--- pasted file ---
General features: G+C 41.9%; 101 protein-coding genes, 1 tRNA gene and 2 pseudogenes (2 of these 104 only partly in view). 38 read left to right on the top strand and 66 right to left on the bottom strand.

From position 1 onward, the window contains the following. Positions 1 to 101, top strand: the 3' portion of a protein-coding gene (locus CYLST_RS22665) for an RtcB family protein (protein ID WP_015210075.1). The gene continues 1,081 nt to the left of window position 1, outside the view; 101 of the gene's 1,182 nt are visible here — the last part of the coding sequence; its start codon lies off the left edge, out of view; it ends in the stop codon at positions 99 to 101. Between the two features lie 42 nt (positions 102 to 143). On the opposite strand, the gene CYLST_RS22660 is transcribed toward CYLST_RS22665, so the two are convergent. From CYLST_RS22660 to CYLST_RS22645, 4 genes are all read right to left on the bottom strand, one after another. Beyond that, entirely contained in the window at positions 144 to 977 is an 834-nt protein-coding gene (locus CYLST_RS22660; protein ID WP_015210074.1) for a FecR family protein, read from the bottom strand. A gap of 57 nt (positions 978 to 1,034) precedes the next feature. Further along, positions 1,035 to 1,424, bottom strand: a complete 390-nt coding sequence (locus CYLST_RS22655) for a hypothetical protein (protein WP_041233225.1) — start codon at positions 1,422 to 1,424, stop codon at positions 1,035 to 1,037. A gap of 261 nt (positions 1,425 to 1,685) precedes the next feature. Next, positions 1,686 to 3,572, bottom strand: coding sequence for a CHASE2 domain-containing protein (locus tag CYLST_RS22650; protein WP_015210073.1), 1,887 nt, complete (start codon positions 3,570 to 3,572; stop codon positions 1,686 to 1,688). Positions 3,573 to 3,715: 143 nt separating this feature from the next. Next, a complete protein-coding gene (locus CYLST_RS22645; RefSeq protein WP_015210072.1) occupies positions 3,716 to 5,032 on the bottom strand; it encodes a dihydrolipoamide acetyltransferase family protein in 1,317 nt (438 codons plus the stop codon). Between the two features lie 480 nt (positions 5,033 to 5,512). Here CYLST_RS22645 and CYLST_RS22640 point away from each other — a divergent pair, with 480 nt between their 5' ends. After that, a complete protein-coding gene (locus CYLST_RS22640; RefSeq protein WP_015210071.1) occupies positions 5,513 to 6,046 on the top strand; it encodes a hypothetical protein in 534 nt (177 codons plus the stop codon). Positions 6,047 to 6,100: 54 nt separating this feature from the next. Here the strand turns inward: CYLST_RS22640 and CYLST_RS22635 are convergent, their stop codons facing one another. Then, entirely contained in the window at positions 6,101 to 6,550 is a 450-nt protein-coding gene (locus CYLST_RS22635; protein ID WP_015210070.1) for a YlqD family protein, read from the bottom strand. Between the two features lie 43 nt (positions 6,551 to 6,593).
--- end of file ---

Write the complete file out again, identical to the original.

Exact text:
General features: G+C 41.9%; 101 protein-coding genes, 1 tRNA gene and 2 pseudogenes (2 of these 104 only partly in view). 38 read left to right on the top strand and 66 right to left on the bottom strand.

From position 1 onward, the window contains the following. Positions 1 to 101, top strand: the 3' portion of a protein-coding gene (locus CYLST_RS22665) for an RtcB family protein (protein ID WP_015210075.1). The gene continues 1,081 nt to the left of window position 1, outside the view; 101 of the gene's 1,182 nt are visible here — the last part of the coding sequence; its start codon lies off the left edge, out of view; it ends in the stop codon at positions 99 to 101. Between the two features lie 42 nt (positions 102 to 143). On the opposite strand, the gene CYLST_RS22660 is transcribed toward CYLST_RS22665, so the two are convergent. From CYLST_RS22660 to CYLST_RS22645, 4 genes are all read right to left on the bottom strand, one after another. Beyond that, entirely contained in the window at positions 144 to 977 is an 834-nt protein-coding gene (locus CYLST_RS22660; protein ID WP_015210074.1) for a FecR family protein, read from the bottom strand. A gap of 57 nt (positions 978 to 1,034) precedes the next feature. Further along, positions 1,035 to 1,424, bottom strand: a complete 390-nt coding sequence (locus CYLST_RS22655) for a hypothetical protein (protein WP_041233225.1) — start codon at positions 1,422 to 1,424, stop codon at positions 1,035 to 1,037. A gap of 261 nt (positions 1,425 to 1,685) precedes the next feature. Next, positions 1,686 to 3,572, bottom strand: coding sequence for a CHASE2 domain-containing protein (locus tag CYLST_RS22650; protein WP_015210073.1), 1,887 nt, complete (start codon positions 3,570 to 3,572; stop codon positions 1,686 to 1,688). Positions 3,573 to 3,715: 143 nt separating this feature from the next. Next, a complete protein-coding gene (locus CYLST_RS22645; RefSeq protein WP_015210072.1) occupies positions 3,716 to 5,032 on the bottom strand; it encodes a dihydrolipoamide acetyltransferase family protein in 1,317 nt (438 codons plus the stop codon). Between the two features lie 480 nt (positions 5,033 to 5,512). Here CYLST_RS22645 and CYLST_RS22640 point away from each other — a divergent pair, with 480 nt between their 5' ends. After that, a complete protein-coding gene (locus CYLST_RS22640; RefSeq protein WP_015210071.1) occupies positions 5,513 to 6,046 on the top strand; it encodes a hypothetical protein in 534 nt (177 codons plus the stop codon). Positions 6,047 to 6,100: 54 nt separating this feature from the next. Here the strand turns inward: CYLST_RS22640 and CYLST_RS22635 are convergent, their stop codons facing one another. Then, entirely contained in the window at positions 6,101 to 6,550 is a 450-nt protein-coding gene (locus CYLST_RS22635; protein ID WP_015210070.1) for a YlqD family protein, read from the bottom strand. Between the two features lie 43 nt (positions 6,551 to 6,593).